AUTHORThorpe, Charles
TITLEOppenheimer: The Tragic Intellect
PUBLISHERThe University of Chicago Press
CITYChicago, IL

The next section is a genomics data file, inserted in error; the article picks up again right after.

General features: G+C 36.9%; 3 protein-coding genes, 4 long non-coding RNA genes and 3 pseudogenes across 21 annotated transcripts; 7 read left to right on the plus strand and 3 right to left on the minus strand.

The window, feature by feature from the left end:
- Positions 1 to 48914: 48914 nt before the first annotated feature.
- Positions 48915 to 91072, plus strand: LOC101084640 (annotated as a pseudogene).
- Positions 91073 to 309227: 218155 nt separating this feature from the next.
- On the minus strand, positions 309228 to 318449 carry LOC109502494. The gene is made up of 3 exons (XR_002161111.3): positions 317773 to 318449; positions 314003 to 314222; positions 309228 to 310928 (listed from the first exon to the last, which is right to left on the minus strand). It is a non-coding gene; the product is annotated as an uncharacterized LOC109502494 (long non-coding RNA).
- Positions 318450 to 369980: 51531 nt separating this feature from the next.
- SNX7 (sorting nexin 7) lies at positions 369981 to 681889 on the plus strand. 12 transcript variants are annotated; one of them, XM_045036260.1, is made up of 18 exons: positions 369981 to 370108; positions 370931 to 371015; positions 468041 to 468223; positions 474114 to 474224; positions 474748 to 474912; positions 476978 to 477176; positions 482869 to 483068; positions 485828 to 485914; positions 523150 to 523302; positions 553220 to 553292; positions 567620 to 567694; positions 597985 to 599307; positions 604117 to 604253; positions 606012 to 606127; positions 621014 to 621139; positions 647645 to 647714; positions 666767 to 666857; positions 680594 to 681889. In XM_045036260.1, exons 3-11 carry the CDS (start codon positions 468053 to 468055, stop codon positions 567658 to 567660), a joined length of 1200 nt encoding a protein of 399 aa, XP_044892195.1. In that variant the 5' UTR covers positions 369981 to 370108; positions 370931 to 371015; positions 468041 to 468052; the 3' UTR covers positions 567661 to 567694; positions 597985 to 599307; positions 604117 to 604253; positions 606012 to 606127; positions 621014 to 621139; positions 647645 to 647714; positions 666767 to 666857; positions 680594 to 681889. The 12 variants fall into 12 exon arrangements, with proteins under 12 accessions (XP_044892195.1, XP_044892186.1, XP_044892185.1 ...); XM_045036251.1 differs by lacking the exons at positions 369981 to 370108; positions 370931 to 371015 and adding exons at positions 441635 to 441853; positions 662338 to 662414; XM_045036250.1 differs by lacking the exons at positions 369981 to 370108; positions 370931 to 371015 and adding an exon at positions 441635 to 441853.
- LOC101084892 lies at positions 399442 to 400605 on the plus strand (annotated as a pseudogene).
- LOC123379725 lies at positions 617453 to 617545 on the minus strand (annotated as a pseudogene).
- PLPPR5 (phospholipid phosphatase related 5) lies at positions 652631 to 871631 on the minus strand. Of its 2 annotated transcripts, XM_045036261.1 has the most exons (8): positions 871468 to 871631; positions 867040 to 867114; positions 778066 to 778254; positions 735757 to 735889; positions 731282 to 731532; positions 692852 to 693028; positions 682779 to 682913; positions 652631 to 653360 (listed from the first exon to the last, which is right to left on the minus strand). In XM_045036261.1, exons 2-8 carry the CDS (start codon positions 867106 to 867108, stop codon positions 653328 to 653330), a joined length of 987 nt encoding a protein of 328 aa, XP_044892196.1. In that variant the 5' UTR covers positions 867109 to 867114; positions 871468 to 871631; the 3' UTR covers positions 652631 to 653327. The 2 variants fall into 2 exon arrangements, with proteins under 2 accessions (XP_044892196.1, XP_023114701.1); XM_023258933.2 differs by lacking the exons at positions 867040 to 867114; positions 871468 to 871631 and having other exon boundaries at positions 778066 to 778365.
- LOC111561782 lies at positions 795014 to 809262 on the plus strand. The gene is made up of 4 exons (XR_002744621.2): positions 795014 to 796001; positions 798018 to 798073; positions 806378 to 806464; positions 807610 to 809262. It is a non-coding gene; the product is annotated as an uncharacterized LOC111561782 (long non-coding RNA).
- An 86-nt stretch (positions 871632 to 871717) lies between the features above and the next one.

The author of this book uses the life and career of physicist J. Robert Oppenheimer to develop and analyze some general ideas about twentieth century science and scientists. Those ideas include the shaping of self, the cultural and political authority of science, charisma of science and scientists, and their individual moral responsibility. The author’s goal is to provide a biography that integrates the character of the individual with the structure of his society. The preface contrasts the approaches of recent (2000 to 2006) biographies of Oppenheimer and places the author’s work into perspective with them. An introductory chapter presenting the author’s treatment of Oppenheimer's complex personality is followed by chapters on his youth, early career, leadership at Los Alamos, his post-World War II role in the politics of the Atomic Energy Commission (AEC) and the military, the AEC loyalty security hearings, and his attempt to establish his public role after those hearings. Extensive notes and a comprehensive bibliography support the work.

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